# Eli5: Amid of soaring gasoline and electricity prices, why aren’t we seeing solar powered cars making to the mainstream?

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Eli5: Amid of soaring gasoline and electricity prices, why aren’t we seeing solar powered cars making to the mainstream?

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When it gets dark it wouldnt produce any energy.
So we would stil stick to using big batteries with charging port to solve the problem of nighttime driving.
It would be unnecessary to have build a pure solar car.

solar powered cars also don’t have enough surface area to have enough solar panels to run a car a consumer would want.

at the equator at high noon on an equinox (peak solar power as the sun is directly overhead), there’s around 1000w of solar energy per square meter.

1000w is a bit under 1hp (horsepower).

now consider that extremely efficient (and therefore extremely expensive) solar panels are roughly 30% efficient, you are pulling *tops* 300w (a bit under ⅓hp) per square meter.

if the vehicle in question is pretty big, say 3x4m, this gives us 12m^2, multiply by 300w and we get 3600w in absolutely perfect/ideal conditions, a fair bit less in most normal conditions. this is roughly 3.6hp… less power than a decent lawnmower.

A solar panel on the roof of a Tesla would only produce a few watt-hours of electricity. A square meter of Earth can get perhaps 164 watts of solar radiation, only a fraction of this can be converted to electricity by a solar panel. Even if the reception and conversion of solar energy were 100% efficient, the solar panel would only collect 164 watt-hours of electricity each hour. Put another way, it would only produce 0.164 kWh (kilowatt-hours) per hour. This also assumes optimum conditions—a lower latitude, no clouds.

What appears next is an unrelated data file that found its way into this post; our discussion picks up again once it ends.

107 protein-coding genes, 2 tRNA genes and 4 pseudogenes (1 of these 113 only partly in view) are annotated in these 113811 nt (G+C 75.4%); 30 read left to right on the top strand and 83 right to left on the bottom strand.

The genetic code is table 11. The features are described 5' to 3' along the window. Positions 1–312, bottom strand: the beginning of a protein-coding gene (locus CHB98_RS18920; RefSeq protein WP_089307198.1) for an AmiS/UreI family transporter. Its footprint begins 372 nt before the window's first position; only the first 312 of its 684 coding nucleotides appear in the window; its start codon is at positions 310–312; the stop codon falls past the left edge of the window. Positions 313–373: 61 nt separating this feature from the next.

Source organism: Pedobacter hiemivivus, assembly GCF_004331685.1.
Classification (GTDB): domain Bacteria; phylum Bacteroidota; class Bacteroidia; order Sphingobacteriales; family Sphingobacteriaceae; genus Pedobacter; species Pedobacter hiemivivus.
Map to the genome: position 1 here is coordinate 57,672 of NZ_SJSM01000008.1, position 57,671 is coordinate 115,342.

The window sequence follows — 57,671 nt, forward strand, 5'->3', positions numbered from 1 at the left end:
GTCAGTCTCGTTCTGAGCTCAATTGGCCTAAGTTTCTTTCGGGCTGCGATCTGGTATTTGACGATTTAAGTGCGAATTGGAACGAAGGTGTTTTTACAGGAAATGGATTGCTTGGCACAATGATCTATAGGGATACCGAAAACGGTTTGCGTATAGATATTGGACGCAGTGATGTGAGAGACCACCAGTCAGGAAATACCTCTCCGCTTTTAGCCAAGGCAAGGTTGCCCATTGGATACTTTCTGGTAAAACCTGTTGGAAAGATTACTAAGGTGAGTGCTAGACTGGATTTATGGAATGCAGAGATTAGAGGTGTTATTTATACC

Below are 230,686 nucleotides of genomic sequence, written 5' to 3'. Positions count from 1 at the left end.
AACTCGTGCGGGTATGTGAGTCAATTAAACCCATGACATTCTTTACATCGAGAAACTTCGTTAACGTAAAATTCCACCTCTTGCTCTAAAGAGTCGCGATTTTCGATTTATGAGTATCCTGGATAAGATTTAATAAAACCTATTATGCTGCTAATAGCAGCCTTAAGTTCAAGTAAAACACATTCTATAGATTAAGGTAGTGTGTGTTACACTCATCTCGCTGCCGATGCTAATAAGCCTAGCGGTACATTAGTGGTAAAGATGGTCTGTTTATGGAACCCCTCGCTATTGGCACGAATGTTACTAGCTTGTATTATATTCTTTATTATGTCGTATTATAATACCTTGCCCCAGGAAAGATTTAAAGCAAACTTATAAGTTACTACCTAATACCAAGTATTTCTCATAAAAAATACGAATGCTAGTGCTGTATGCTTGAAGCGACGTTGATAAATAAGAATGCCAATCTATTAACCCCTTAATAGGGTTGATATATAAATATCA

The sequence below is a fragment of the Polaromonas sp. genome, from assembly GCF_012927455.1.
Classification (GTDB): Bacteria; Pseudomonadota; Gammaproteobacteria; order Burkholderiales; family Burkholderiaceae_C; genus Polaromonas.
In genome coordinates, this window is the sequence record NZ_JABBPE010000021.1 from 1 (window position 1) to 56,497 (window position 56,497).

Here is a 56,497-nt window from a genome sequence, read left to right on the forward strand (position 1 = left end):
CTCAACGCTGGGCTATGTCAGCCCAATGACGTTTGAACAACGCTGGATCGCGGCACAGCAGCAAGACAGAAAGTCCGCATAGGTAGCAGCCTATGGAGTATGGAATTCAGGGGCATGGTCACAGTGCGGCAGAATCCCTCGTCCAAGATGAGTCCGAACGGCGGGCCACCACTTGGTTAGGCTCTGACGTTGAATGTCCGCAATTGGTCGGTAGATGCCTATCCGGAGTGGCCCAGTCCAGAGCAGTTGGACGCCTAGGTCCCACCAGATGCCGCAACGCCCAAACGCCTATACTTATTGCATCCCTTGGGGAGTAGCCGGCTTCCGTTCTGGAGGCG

The battery pack in a Tesla ranges from about 50 kWh (220 miles of range) to 82 kWh (353 miles of range).

Assuming, again, the process was 100% efficient, it would take a square meter of solar panel on the roof of a Tesla 305 to 500 hours of charging to recharge the batteries.

And that is why we don’t have solar-powered cars.

Solar energy is great, but only because it scales well, which isn’t a luxury you get to utilize when it comes to engineering personal vehicles. A single solar panel doesn’t provide a ton of energy, but you can stick thousands of them in a desert somewhere or on top of roofs and boom you can get a decent amount of power output. Sadly we cant stick a thousand solar panels on a car so you are stuck trying to optimize the panels you can stick on or by cutting weight to the car in an effort to make them more efficient. This is why 100% solar cars, which do exist but largely as a college science project, are very small with basically no comfort options. No AC, upholsters seats, Radio, room for a second person, trunks, etc. Despite all this aggressive weight cutting they still have relatively low top speeds. Solar panels just dont have the energy density to be useful on a car.

There’s an issue of weight and aerodynamic shapes not playing well with the cheap flat solar panels currently available.

Solar charging is just reaching the “exotic” car market, because optimizing for weight, aerodynamics and efficiency is expensive, especially without high volume production. The thin lightweight solar cells they use are also quite expensive per watt compared to rooftop solar.

Lightyear zero was just announced – carbon fiber body, solar panels that produce “up to” ~40 miles per day with good sunlight. (Much less if it’s cloudy). Cool \$260k list price. Weighs half what a Tesla does and uses relatively low power motors (probably closer to the wheel motors used on some electric mopeds). 4 motors, 0-60 in a stately 10 seconds (about on par with a modern econobox sedan/hatchback)

If they are using the type of thin flexible solar cells I think they are, the 5m^2 of cells is probably on the order of \$80k just in solar cells alone.

https://www.google.com/amp/s/www.cnn.com/travel/amp/lightyear-0-solar-assisted-car-spc-c2e-intl/index.html

Technology might some day become more affordable. There are a couple other cars out there that are slightly cheaper and make different compromises to get at least some at least minimal (3 to 45 miles per day) solar charging range (Aptera Sol, Mercedes EQXX, Sono Sion, and options on Hyundai Ioniq and Fisker Ocean)